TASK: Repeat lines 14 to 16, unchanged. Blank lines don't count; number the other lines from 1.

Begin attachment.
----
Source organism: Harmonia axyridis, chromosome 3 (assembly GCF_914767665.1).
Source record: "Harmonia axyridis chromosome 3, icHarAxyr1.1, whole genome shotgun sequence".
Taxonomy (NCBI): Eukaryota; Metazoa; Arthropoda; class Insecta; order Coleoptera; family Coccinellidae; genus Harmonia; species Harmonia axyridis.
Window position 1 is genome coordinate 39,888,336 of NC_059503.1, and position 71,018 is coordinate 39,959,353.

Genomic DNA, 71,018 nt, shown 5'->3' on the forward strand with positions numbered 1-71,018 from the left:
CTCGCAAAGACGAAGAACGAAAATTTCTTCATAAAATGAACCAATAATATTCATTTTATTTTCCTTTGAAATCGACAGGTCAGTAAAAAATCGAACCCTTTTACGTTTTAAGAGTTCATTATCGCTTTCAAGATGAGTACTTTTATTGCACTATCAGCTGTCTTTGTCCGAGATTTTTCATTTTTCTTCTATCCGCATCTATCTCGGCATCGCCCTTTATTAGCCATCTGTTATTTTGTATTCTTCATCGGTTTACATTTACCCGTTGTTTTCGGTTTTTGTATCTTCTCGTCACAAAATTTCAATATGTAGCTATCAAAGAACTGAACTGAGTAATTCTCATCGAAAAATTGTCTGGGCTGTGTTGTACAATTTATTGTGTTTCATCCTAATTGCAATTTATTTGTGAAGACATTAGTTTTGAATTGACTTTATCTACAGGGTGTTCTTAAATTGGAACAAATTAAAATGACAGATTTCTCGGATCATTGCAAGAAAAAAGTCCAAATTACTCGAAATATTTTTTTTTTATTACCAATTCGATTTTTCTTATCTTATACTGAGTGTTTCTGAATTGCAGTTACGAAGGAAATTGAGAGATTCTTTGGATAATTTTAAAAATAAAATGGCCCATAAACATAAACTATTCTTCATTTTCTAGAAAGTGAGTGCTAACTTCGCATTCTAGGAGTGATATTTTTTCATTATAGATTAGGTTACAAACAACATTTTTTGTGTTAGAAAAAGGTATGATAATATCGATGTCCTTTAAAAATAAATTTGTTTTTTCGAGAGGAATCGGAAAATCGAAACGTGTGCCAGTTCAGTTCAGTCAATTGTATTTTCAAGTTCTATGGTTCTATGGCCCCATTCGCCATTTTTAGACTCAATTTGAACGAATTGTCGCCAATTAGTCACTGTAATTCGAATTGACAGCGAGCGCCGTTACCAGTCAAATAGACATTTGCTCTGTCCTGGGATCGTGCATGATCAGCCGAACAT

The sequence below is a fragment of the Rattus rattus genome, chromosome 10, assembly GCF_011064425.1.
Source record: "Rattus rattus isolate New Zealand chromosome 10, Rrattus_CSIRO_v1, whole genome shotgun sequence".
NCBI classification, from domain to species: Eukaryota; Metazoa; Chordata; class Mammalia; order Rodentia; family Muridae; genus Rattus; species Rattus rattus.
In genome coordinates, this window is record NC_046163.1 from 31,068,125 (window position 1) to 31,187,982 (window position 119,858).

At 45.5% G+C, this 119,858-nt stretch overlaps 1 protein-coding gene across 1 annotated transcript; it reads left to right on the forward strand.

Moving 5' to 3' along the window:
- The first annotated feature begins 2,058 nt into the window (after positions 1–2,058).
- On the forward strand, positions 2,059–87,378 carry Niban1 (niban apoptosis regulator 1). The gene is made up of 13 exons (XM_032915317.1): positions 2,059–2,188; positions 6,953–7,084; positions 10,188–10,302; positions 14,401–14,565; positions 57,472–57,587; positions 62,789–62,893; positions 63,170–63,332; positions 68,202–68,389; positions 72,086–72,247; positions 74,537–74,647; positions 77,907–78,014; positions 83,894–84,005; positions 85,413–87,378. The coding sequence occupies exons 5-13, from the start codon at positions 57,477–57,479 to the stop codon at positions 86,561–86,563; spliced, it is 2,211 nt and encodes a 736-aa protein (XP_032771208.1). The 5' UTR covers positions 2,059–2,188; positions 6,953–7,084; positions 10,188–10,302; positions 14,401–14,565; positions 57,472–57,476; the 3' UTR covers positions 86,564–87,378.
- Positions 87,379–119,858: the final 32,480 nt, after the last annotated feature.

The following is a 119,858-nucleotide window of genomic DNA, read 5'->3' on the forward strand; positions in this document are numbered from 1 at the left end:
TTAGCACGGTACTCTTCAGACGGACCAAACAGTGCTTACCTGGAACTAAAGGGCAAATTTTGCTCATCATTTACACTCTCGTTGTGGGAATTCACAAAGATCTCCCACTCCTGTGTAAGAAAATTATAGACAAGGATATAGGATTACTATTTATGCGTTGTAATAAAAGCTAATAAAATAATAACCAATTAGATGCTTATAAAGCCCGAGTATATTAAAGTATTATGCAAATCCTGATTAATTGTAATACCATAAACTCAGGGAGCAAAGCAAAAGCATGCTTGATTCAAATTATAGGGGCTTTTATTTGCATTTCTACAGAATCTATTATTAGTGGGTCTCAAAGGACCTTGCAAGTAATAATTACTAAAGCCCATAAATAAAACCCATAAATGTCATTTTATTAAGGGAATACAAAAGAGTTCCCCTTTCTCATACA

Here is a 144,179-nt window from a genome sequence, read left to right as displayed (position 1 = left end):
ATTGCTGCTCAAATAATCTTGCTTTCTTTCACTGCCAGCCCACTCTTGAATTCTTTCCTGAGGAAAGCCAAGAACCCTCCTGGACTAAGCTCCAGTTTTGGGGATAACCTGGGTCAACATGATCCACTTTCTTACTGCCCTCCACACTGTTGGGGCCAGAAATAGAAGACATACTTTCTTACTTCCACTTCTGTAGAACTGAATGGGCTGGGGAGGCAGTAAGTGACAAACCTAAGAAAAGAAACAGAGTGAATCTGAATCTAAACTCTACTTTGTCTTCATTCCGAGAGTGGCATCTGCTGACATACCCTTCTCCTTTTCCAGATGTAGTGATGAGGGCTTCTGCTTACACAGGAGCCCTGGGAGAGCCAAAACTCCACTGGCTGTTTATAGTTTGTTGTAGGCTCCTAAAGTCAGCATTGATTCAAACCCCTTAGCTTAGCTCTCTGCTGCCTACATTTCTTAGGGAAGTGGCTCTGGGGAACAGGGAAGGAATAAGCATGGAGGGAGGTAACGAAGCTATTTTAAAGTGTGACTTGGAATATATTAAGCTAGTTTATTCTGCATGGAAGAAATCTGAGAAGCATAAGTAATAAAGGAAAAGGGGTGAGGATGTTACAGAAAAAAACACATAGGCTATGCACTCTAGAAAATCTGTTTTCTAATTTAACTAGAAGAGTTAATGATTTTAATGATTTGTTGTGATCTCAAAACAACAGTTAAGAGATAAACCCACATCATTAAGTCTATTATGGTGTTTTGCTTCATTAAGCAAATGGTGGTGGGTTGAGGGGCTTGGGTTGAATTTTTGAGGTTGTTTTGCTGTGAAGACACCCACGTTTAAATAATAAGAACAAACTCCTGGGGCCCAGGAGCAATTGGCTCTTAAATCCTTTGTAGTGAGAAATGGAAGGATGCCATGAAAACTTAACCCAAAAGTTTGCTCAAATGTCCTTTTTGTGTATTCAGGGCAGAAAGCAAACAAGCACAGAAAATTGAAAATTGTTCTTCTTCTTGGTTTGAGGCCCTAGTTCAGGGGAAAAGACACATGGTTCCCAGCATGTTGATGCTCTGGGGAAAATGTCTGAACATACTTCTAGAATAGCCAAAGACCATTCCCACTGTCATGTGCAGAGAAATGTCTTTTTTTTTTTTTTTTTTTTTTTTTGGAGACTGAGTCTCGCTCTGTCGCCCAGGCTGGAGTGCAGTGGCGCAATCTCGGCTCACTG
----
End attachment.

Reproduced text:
- On the forward strand, positions 2,059–87,378 carry Niban1 (niban apoptosis regulator 1). The gene is made up of 13 exons (XM_032915317.1): positions 2,059–2,188; positions 6,953–7,084; positions 10,188–10,302; positions 14,401–14,565; positions 57,472–57,587; positions 62,789–62,893; positions 63,170–63,332; positions 68,202–68,389; positions 72,086–72,247; positions 74,537–74,647; positions 77,907–78,014; positions 83,894–84,005; positions 85,413–87,378. The coding sequence occupies exons 5-13, from the start codon at positions 57,477–57,479 to the stop codon at positions 86,561–86,563; spliced, it is 2,211 nt and encodes a 736-aa protein (XP_032771208.1). The 5' UTR covers positions 2,059–2,188; positions 6,953–7,084; positions 10,188–10,302; positions 14,401–14,565; positions 57,472–57,476; the 3' UTR covers positions 86,564–87,378.
- Positions 87,379–119,858: the final 32,480 nt, after the last annotated feature.

The following is a 119,858-nucleotide window of genomic DNA, read 5'->3' on the forward strand; positions in this document are numbered from 1 at the left end: